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I… Vampire SC
by Robert Greenberger
Around the time of the infamous DC Explosion, lots of of the anthology series were receiving recurring characters, among them Bob Rozakis’ Mister E, a revival of Dr. Thirteen, and the arrival of Andrew Bennett. The latter character was the first series created for comics by a young, eager new writer named J.M. DeMatteis. The I…Vampire series ran in house of mystery for a while before vanishing while the character made very infrequent appearances in the DC universe ever since. It’s as a result interesting to see him revived as part of the new 52 while it’s a treat to have the original material collected in the new I…Vampire trade collection.
Recently, DeMatteis recounted for me how this all got started. “Len Wein — editor of house of mystery (a great person and my first real mentor in the business) — wanted an ongoing series for the title. (At the same time I sold him creature Commandos as a regular feature in odd war Tales.) He had a title in mind, I…Vampire, and asked me to create a series around it. I went home, cooked up Andrew Bennett and company, Len approved it, and we were off.”
In sixteenth century England, Lord Andrew Bennett had been turned into a vampire. Desiring eternal life with his lover, Mary Seward, he caused her to become a vampire. She became the soulless monster a lot of vampires are, and renamed herself Mary, Queen of Blood. The Cult of the Blood Red Moon were her disciples, vampires she turned and commanded, sending them around the world. Bennett, feeling guilt over his actions, partnered with humans in a quest to end her danger and keep humanity safe.
He was paired with veteran horror artist Tom Sutton, whose roots go back to the Warren black and white magazines plus tons of Charlton Comics (and drew lots of issues of star trek for me). For the new writer, Wein’s choice was “a best choice. He did a fantastic job. Tom’s style was very unique, moody, textured and emotional. I couldn’t have asked for anything more.”
Going from writing a handful of anthology stories to unexpectedly creating two series was a heady experience, but also indicated boosted expectations from him as a professional. Fortunately, he had an experienced editor in Wein.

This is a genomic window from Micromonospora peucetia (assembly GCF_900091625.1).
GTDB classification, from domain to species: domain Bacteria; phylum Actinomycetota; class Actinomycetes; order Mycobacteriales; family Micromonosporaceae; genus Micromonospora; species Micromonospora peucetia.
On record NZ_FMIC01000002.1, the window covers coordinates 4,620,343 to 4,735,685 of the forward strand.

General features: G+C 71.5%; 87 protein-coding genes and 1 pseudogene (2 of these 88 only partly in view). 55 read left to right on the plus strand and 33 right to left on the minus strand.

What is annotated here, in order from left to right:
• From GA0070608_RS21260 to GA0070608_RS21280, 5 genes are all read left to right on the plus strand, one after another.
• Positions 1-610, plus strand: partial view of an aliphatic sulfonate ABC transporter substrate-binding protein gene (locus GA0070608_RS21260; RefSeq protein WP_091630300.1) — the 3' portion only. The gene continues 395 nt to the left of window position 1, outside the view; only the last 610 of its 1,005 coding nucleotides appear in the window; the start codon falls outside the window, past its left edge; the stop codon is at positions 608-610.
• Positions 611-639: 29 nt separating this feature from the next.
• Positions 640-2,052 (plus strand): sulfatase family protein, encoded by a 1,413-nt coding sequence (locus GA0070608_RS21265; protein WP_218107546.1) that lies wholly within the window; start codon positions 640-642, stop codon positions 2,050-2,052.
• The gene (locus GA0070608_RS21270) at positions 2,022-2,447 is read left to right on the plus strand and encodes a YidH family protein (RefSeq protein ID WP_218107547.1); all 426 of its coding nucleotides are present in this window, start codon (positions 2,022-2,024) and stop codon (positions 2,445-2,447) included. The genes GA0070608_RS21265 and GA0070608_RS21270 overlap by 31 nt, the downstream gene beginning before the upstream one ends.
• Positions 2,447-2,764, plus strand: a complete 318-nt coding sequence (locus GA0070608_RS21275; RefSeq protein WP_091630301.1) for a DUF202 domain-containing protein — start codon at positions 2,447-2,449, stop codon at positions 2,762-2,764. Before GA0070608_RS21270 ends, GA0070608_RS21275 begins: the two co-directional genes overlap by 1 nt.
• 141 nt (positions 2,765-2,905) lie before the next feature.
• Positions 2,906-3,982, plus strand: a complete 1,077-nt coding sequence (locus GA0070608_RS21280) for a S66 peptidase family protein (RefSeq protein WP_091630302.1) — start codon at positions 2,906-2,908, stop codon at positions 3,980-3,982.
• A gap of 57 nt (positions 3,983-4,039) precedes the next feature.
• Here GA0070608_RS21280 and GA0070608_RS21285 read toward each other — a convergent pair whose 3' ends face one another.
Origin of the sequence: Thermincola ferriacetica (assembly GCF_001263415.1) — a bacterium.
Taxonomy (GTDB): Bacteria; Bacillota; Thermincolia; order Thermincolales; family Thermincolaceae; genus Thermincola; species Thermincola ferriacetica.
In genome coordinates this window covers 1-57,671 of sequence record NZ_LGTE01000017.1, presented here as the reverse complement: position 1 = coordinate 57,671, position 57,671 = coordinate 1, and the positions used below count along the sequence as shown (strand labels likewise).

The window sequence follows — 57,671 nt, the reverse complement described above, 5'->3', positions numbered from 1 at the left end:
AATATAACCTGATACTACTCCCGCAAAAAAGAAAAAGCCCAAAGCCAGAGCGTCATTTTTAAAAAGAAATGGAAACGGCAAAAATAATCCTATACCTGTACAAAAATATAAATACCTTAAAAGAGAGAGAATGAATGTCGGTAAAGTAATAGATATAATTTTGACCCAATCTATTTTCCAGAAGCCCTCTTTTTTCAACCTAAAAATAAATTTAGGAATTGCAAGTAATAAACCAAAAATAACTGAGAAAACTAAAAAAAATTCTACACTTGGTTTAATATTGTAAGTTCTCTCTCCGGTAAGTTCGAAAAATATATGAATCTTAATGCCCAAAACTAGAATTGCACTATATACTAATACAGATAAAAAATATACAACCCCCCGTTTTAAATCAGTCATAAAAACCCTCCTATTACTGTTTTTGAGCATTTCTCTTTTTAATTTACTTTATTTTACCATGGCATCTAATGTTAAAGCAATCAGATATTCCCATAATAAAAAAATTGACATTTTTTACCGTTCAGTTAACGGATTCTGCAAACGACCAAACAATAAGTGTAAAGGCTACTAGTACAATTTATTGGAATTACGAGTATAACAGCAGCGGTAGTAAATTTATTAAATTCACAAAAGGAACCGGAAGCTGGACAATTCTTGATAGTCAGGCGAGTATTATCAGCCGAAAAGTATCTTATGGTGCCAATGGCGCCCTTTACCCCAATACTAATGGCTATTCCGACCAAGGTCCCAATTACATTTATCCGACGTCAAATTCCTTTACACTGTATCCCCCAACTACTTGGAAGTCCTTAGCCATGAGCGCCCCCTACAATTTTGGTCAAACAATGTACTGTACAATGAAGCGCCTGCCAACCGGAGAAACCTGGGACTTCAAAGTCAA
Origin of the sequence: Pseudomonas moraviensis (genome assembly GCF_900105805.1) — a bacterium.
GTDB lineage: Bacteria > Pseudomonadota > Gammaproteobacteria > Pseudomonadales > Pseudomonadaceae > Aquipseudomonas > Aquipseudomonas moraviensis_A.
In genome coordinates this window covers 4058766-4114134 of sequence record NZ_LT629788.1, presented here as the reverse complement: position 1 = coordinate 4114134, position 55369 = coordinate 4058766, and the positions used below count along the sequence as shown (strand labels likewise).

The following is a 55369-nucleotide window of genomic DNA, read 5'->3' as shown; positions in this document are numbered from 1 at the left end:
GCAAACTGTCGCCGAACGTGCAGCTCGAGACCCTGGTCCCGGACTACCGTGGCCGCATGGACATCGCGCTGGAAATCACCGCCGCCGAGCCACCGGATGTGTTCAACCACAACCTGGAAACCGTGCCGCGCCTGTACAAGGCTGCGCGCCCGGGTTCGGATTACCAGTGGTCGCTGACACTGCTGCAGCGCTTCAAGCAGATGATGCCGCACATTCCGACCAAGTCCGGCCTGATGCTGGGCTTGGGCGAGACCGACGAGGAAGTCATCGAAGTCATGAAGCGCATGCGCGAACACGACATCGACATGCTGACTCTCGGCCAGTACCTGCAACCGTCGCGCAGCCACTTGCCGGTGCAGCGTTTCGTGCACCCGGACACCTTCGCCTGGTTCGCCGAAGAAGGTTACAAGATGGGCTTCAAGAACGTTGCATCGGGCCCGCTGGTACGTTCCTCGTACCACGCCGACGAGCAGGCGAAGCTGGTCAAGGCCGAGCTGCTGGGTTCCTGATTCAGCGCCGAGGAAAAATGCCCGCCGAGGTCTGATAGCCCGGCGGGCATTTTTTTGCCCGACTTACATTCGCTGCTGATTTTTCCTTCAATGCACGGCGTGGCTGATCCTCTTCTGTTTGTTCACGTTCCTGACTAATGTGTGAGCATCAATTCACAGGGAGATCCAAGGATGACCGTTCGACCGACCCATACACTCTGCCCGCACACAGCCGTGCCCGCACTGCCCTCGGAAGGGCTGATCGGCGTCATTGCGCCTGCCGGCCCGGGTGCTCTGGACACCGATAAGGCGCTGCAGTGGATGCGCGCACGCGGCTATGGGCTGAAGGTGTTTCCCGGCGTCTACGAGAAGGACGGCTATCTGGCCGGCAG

“I only worked with Len and, as I recall, he gave me all the room I wanted to tell the stories the way I wanted — but he was always there to gently nudge me back onto the path when I stumbled,” DeMatteis said. “I had so much respect for Len that I took all his input to heart. That said he wasn’t the kind of editor who jumped all over your script. He knew when to step in and when to leave you alone. If you were on the ideal track, he’d let you go.”
In 1980, while still writing these titles, DeMatteis was given an offer from marvel he couldn’t refuse so he jumped from vampires to barbarians, taking over Conan among other titles. He admits that thirty years later, he’s not sure what direction he was taking his characters next. “The heart and soul of the series, of course, was Andrew’s quest to both stop and redeem Mary; and I know I wanted the Zen monk vampires to become an crucial part of the series. beyond that, your guess is as good as mine!
“Of course I brought Bennett and the monks back nearly ten years later in a big arc in my doctor fate series. but that story was a new one, nothing that I’d planned for the original run.”
The series was concluded by the other newcomers, the writing team of Dan Mishkin and Gary Cohn, whose work is also included in the trade which reprints stories from house of mystery #290, 291, 293, 295, 297, 299, 302 and 304-319 and The brave and the bold #195.
Still, this is DeMatteis’ baby and he looks back on it with a critical eye, noting, “I…Vampire was created very early in my career. considering that fact, and how much I had to learn as a writer (I don’t think I really found my own voice until Moonshadow, a good five years later), I think the stories hold up very well… and the concept has clearly held up.
“What worked for me was the idea of a vampire who wasn’t corrupted by the curse; one who was driven not by bloodlust, but by love. I’d like to think that’s still the core of the series and what’s drawing people to it. (And for the record, I think Josh Fialkov is doing a fantastic job on the new incarnation.)”
I… Vampire SC